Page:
Shostack + Friends Blog Archive


Open thread

What’s on your mind in October?

14 comments on "Open thread"

  • Nicko says:

    In the current climate, is the best thing I can do with my money to put it in an old sock, under the squeaky floorboard, behind the kitchen dresser? If so, Dollars, Euros, Rubbles or Krugerrands?

  • Nicko says:

    Oops. Any useful value in rubble might not fit under the floorboards. Rubles might work better.

  • Lyger says:

    Just went to Best Buy to pick up a printer cartridge. The parking lot for the entire mall area was was eerily lacking vehicles. Somber mood inside the stores as well. In honor of the excursion, we picked up a six of Dead Guy Ale on the way home.

  • tim says:

    Was at best buy yesterday picking up a new monitor – parking lot was packed – but then again it is the flagship store …

  • Ryan Russell says:

    Authentication. Virtualization, infrastructure centralization.
    Stuff from work.

  • Hi, I have started a list of Black Swans for IT Security. Perhaps it is of interest you and some readers. My first conclusion is that I need to write a paper rather than a blog post – there is just too much to say
    regards Luke

  • Luke O'Connor says:

    … sorry I thought the URL would turn up in the comment.
    I have compiled a lists of Black Swan events that we have witnessed and endured. Naturally my list is subjective
    * One Time Pad
    * Computers, Cryptography and Cryptanalysis
    * Public Key Cryptography and RSA
    * The Internet Worm
    * Basic internet protocol insecurity
    * Bruce Schneier
    * PKI
    * Passwords
    * Good Enough Security
    Full details here
    regards Luke

  • mckt says:

    Everybody in security has come to the depressing conclusion that everything we do is hopeless.
    Maybe it’s time I go to culinary school.

  • beri says:

    Mckt: As John Maynard Keynes, the British economist, said,
    “In the long run, we’ll all be dead.”
    Yes, in the long run, everything we do will be buried with us, but meanwhile, there is a long list of stuff to do.
    And the security business has contributed significantly to the conversation on privacy, which I think is important in the political sense. So even if everyone pastes their password on the monitor, it’s not hopeless.

  • mckt says:

    Yeah, but everybody appreciates food.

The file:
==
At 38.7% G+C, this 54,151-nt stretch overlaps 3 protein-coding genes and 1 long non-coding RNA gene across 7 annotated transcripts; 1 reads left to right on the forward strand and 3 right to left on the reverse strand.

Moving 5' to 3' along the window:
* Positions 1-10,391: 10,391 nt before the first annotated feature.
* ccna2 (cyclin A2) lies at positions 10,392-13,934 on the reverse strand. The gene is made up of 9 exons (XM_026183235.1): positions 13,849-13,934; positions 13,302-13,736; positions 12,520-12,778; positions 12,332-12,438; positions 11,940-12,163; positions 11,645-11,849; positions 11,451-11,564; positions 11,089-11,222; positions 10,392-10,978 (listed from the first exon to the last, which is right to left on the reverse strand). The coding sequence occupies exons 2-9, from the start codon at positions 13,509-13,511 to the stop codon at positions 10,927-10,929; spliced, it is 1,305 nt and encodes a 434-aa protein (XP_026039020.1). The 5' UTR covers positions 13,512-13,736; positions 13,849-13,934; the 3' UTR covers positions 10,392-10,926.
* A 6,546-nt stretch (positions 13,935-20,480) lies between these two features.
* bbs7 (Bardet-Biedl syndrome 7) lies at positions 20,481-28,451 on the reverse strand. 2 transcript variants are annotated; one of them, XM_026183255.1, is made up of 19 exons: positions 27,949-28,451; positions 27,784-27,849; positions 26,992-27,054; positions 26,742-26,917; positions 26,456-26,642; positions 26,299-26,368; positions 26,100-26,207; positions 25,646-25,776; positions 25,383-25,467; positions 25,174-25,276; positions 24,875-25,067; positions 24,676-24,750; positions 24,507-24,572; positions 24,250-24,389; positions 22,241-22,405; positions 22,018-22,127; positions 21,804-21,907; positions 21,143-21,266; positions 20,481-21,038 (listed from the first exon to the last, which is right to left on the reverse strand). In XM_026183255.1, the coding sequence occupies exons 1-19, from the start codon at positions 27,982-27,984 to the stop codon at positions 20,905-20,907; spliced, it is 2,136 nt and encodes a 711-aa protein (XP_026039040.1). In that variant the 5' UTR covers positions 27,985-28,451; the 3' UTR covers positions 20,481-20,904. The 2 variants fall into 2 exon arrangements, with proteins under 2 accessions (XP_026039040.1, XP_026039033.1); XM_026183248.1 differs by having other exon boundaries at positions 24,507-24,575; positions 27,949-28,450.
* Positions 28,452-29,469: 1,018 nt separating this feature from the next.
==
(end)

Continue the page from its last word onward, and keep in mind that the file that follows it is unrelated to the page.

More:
• Matt says:

    October Surprises. Thesis topics. The Dodgers finding a way to win at least one game in Philly.

  • Alex says:

    My pet peeve, but those things aren’t “black swans”. Not in the traditional use of the term, at least. You certainly have prior information for those things (or else you couldn’t list them), unlike a “true” black swan.
    Black Swan != Long Tail Event, though some Long Tail Events are Black Swans (the irony of Taleb’s re-definition is oh, so thick).

  • Luke O'Connor says:

    I agree that what I have listed are not all Black Swans, and some can be explained by long tails (which Taleb calls grey swans).
    I don’t think that all black swans need to be unknowable but rather outside the realm of expectation. And this is point for Taleb, that we are often working with the wrong idea of what to expect. I think that the invention of Public Key was outside of expectations for civilians certainly, and the impact of the internet worm again was again outside expectation. Not too many people thought that one program could bring down 10% of the then known internet, apparently including the author.
    You’re right that Taleb is not trying to be Hume or solve the general problem of inductive reasoning. In the end he is bringing awareness that many events of significance are not bell-shaped and that extreme impacts are not receding into a region of infinitely low probability.
    IT Security has had its share of shocks, and perhaps the worst or most delibitating is the current one, dealing with Good Enough security. I think this is not a sudden jolt but a slowish yet irreversible change of our place in the IT and business landscape.
    regards Luke

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